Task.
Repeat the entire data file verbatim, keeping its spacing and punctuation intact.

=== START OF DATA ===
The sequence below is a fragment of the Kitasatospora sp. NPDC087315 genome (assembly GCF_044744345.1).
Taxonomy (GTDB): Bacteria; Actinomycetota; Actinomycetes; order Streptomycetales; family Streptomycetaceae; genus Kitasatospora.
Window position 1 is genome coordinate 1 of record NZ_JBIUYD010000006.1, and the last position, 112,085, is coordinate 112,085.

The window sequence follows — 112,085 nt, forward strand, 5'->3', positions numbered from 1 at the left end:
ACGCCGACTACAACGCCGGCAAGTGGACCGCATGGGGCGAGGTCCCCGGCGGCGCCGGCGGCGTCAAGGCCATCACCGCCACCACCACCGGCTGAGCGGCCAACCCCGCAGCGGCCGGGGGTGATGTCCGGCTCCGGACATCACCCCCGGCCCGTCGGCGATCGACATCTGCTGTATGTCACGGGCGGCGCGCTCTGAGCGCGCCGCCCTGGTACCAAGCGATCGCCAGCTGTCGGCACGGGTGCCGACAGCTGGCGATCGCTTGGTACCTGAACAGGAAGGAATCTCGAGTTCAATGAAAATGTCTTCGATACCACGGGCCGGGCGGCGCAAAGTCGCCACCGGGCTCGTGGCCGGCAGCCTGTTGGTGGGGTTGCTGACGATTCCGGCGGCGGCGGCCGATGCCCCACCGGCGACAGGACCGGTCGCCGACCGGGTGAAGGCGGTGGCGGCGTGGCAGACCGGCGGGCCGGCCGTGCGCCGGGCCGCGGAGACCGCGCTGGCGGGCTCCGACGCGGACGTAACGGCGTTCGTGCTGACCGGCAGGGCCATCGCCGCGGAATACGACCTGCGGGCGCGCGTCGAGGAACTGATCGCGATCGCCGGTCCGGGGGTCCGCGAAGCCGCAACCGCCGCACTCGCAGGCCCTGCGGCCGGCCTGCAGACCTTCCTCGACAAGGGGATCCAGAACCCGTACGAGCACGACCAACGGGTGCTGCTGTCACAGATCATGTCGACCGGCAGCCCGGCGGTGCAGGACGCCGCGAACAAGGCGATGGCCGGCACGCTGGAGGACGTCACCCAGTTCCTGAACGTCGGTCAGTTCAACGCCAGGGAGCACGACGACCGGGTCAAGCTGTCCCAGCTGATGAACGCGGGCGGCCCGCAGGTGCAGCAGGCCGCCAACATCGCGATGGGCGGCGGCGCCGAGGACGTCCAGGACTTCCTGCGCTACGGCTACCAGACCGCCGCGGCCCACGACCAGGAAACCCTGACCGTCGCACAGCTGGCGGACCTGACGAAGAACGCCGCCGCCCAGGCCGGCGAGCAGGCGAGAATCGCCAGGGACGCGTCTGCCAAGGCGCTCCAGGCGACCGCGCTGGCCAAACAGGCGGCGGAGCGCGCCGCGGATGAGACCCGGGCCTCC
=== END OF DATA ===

The sequence below is a fragment of the Kitasatospora sp. NPDC087315 genome (assembly GCF_044744345.1).
Taxonomy (GTDB): Bacteria; Actinomycetota; Actinomycetes; order Streptomycetales; family Streptomycetaceae; genus Kitasatospora.
Window position 1 is genome coordinate 1 of record NZ_JBIUYD010000006.1, and the last position, 112,085, is coordinate 112,085.

The window sequence follows — 112,085 nt, forward strand, 5'->3', positions numbered from 1 at the left end:
ACGCCGACTACAACGCCGGCAAGTGGACCGCATGGGGCGAGGTCCCCGGCGGCGCCGGCGGCGTCAAGGCCATCACCGCCACCACCACCGGCTGAGCGGCCAACCCCGCAGCGGCCGGGGGTGATGTCCGGCTCCGGACATCACCCCCGGCCCGTCGGCGATCGACATCTGCTGTATGTCACGGGCGGCGCGCTCTGAGCGCGCCGCCCTGGTACCAAGCGATCGCCAGCTGTCGGCACGGGTGCCGACAGCTGGCGATCGCTTGGTACCTGAACAGGAAGGAATCTCGAGTTCAATGAAAATGTCTTCGATACCACGGGCCGGGCGGCGCAAAGTCGCCACCGGGCTCGTGGCCGGCAGCCTGTTGGTGGGGTTGCTGACGATTCCGGCGGCGGCGGCCGATGCCCCACCGGCGACAGGACCGGTCGCCGACCGGGTGAAGGCGGTGGCGGCGTGGCAGACCGGCGGGCCGGCCGTGCGCCGGGCCGCGGAGACCGCGCTGGCGGGCTCCGACGCGGACGTAACGGCGTTCGTGCTGACCGGCAGGGCCATCGCCGCGGAATACGACCTGCGGGCGCGCGTCGAGGAACTGATCGCGATCGCCGGTCCGGGGGTCCGCGAAGCCGCAACCGCCGCACTCGCAGGCCCTGCGGCCGGCCTGCAGACCTTCCTCGACAAGGGGATCCAGAACCCGTACGAGCACGACCAACGGGTGCTGCTGTCACAGATCATGTCGACCGGCAGCCCGGCGGTGCAGGACGCCGCGAACAAGGCGATGGCCGGCACGCTGGAGGACGTCACCCAGTTCCTGAACGTCGGTCAGTTCAACGCCAGGGAGCACGACGACCGGGTCAAGCTGTCCCAGCTGATGAACGCGGGCGGCCCGCAGGTGCAGCAGGCCGCCAACATCGCGATGGGCGGCGGCGCCGAGGACGTCCAGGACTTCCTGCGCTACGGCTACCAGACCGCCGCGGCCCACGACCAGGAAACCCTGACCGTCGCACAGCTGGCGGACCTGACGAAGAACGCCGCCGCCCAGGCCGGCGAGCAGGCGAGAATCGCCAGGGACGCGTCTGCCAAGGCGCTCCAGGCGACCGCGCTGGCCAAACAGGCGGCGGAGCGCGCCGCGGATGAGACCCGGGCCTCC